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January 31, 2020

Gender Inclusive Restrooms—When They Make Sense, and How to Do Them Right

Remember the classic late-90s dramedy Ally McBeal? One running joke in the eccentric law offices of Cage and Fish centered on everyone’s discomfort with the gender inclusive restroom. Men and women using the same facility? Bizarre!

Recent social developments regarding gender norms, however, have made gender inclusive restrooms a more likely consideration for commercial building owners, architects,  and designers. Here’s a look at the pros and cons of gender inclusive restrooms, and some guidelines for designing.

Why are Gender Inclusive Restrooms Gaining Popularity?

Since the very first public restrooms were built, it’s been standard practice to have one for females and one for males. For more than a century, everyone seemed pretty happy choosing between the women’s room and the men’s room.

Well, almost everyone. Moms accompanying young boys, dads with young girls and parents with multiple kids were sometimes unsure which restroom to use, so in the late 20th century, shopping malls and transportation facilities began introducing family restrooms. With multiple gender inclusive toilet rooms and common space for handwashing and diaper-changing, family restrooms were a welcome innovation.

More recently, architects, designers, and building owners have become more attuned to the needs of people, who don’t feel comfortable in either the men’s or the women’s restrooms.

So are gender inclusive restrooms a good solution for large offices, entertainment venues, and other places people gather? That depends on how they’re designed.

When are Unisex Restrooms Right—or Wrong?

We tend to agree with the following:

Gender neutral bathrooms as the only bathrooms in a company are a very bad idea. They work for almost no one.

Gender neutral bathrooms alongside the standard male and female bathrooms are a very good idea. They work for almost everyone.

Making a gender inclusive restroom the only restroom in an office will almost certainly make many users uncomfortable. (Ally McBeal played this discomfort for laughs, but in real life few people will find it funny.) The fact is many people find it extremely stressful to share public bathroom space with people of the opposite sex.

Building a gender inclusive restroom alongside male and female restrooms, however, offers two significant advantages:

  • It can be used by people of any sex, gender or gender identity and provides a restroom where they can feel more comfortable.
  • It creates additional restroom capacity for users—of any gender identification—who aren’t concerned about whom they share restroom space with.

While the article is about office restrooms, we believe the same thinking applies to entertainment venues, transportation hubs, and other facilities where large numbers of people get together. Converting to all gender inclusive restrooms would be counterproductive, but adding gender inclusive restrooms would offer multiple benefits.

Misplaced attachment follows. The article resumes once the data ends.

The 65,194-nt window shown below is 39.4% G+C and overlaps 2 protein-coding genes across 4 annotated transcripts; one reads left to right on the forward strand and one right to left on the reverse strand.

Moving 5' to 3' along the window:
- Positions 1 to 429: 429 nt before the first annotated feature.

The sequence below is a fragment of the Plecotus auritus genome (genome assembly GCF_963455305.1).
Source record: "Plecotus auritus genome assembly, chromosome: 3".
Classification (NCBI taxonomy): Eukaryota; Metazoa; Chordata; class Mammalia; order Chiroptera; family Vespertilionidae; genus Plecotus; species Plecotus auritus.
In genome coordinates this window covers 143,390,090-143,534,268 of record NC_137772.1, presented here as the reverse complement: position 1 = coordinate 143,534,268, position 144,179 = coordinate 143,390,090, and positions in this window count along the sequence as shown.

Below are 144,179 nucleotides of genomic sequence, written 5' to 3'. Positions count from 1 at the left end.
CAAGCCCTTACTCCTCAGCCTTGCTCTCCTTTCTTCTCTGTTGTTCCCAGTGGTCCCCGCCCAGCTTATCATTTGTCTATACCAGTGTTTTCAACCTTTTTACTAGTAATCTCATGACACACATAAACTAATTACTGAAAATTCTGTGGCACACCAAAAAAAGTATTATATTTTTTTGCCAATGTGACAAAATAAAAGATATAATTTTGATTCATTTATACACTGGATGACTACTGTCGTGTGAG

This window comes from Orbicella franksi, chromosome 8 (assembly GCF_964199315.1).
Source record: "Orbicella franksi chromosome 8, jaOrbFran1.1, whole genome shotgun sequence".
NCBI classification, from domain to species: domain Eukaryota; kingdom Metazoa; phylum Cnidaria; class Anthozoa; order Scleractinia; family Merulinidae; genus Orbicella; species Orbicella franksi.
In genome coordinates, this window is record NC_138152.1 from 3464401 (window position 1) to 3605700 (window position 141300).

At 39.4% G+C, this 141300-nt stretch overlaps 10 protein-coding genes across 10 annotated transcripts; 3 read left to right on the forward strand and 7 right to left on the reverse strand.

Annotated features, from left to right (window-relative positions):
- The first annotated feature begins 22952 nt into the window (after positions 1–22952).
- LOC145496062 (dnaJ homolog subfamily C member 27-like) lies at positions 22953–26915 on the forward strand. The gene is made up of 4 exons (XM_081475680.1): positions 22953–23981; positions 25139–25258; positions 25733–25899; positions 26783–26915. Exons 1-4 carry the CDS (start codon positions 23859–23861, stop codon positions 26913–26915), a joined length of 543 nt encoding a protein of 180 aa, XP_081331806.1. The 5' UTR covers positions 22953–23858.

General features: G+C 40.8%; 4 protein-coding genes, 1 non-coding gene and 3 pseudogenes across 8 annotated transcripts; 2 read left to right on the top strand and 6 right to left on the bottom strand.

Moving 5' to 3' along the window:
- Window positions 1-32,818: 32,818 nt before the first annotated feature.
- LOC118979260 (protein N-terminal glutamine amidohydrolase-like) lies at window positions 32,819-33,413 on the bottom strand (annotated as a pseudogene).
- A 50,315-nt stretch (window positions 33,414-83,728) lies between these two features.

How to Make Gender Inclusive Restrooms Comfortable for All

There are three basic ways to build a gender inclusive restroom:

  • The men’s room model, with conventional urinals and toilet stalls
  • The women’s room model, with conventional toilet stalls only
  • The family restroom model, with multiple gender inclusive toilet rooms and common space for handwashing

In all three of these, privacy should be your paramount concern. When men, women, transgender, and intersex people all use the same facility, each individual must feel comfortable.

The first two options are ordinary restrooms designated for gender-neutral use. Urinals in a restroom meant for use by women might seem like a strange idea, but they conveniently reduce waiting times for female users. For utmost privacy we recommend modesty screens between each urinal, and floor-to-ceiling walls and doors for all stalls.

The third option affords all users the greatest privacy, but multiple toilet rooms with locking doors can make the project more expensive.

We discovered another option at Space, a small music venue in Evanston, Illinois—six small, complete, locking, single-user restrooms opening off the same hallway. Men and women wait in one line and simply go into the next restroom available. The lines move quickly, and everyone has a comfortable experience.

Don’t Forget Water Savings, Transparency and Style

Aside from being built for people of all gender identifications, gender inclusive restrooms are just like all other commercial restrooms. When you’re planning one, don’t forget to consider:

  • Water savings from high-efficiency flushometers, faucets, urinals, and water closets
  • Transparency in environmental impact and lifelong sustainability
  • Innovative style that lets you fulfill your design vision

Gender inclusive restrooms are no longer a TV sitcom gag—they’re a fast-growing reality. If one makes sense for your next commercial restroom design, we’re your top resource for creating it.

Sloan helps architects, designers, engineers and building owners stylish, sustainable commercial restrooms. Like to know more? Talk to Sloan!

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